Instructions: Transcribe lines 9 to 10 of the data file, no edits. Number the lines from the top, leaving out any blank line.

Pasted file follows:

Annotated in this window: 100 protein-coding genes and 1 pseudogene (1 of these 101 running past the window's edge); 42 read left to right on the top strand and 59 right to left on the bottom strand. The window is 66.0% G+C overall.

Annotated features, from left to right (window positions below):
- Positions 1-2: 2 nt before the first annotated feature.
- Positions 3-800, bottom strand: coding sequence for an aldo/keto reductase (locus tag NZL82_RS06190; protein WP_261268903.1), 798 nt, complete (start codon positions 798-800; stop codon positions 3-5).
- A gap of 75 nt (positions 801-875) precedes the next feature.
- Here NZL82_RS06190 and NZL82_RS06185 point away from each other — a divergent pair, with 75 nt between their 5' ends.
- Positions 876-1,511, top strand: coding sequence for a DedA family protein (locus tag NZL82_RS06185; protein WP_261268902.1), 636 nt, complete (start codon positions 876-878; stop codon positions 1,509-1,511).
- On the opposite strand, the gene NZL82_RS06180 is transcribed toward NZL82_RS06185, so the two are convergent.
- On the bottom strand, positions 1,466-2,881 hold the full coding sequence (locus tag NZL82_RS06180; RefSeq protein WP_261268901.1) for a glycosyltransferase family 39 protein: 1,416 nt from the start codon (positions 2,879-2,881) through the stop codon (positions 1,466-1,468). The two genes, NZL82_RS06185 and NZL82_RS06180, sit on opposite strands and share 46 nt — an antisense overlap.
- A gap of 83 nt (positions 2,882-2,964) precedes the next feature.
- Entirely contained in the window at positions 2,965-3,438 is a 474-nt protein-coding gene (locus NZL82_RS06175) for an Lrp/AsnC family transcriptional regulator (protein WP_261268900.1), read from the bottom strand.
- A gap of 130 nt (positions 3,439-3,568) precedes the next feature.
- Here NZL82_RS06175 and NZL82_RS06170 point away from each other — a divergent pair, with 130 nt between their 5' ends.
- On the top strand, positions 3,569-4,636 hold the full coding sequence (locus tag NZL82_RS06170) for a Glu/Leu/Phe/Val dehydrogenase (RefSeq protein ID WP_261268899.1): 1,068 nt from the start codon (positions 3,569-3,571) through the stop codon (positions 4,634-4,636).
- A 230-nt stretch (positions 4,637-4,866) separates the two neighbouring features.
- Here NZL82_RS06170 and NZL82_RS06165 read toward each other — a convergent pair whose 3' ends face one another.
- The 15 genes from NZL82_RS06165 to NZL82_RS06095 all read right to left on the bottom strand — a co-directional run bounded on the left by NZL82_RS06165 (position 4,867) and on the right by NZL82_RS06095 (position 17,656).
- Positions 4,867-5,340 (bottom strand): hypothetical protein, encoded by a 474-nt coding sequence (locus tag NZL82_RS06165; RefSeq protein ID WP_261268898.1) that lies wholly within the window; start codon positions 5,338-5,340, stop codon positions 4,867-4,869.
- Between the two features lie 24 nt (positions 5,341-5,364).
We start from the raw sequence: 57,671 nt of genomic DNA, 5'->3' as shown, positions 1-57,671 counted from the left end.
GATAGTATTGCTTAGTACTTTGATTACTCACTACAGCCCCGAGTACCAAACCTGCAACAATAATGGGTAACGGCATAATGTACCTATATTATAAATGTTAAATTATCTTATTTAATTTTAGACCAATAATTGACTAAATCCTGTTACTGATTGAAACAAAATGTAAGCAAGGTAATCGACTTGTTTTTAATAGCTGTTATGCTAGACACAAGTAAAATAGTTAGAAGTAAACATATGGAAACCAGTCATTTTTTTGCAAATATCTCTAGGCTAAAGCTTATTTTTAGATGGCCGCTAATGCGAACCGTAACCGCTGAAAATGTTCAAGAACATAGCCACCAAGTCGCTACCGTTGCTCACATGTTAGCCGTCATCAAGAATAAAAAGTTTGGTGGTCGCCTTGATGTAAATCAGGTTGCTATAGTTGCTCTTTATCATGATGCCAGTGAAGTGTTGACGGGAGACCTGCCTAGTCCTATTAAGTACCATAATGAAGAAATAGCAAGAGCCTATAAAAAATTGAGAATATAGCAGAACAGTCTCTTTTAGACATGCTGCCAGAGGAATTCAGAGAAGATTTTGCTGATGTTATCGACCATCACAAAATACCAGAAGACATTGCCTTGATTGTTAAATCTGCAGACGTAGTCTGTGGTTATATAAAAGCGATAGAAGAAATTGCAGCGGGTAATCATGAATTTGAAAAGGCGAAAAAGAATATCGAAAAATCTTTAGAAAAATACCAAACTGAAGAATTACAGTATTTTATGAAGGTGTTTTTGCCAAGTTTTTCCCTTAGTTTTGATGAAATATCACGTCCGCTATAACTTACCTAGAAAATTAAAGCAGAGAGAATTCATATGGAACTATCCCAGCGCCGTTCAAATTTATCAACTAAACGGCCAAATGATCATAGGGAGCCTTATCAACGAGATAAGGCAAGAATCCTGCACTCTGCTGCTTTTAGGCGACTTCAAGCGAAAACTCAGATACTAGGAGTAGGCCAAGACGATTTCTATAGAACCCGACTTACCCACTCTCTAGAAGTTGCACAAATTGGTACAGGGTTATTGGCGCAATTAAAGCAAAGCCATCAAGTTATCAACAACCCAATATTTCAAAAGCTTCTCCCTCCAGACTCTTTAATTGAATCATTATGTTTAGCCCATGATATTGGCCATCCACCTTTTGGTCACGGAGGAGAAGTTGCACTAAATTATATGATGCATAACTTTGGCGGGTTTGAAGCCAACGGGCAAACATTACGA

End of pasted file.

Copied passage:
- On the bottom strand, positions 1,466-2,881 hold the full coding sequence (locus tag NZL82_RS06180; RefSeq protein WP_261268901.1) for a glycosyltransferase family 39 protein: 1,416 nt from the start codon (positions 2,879-2,881) through the stop codon (positions 1,466-1,468). The two genes, NZL82_RS06185 and NZL82_RS06180, sit on opposite strands and share 46 nt — an antisense overlap.
- A gap of 83 nt (positions 2,882-2,964) precedes the next feature.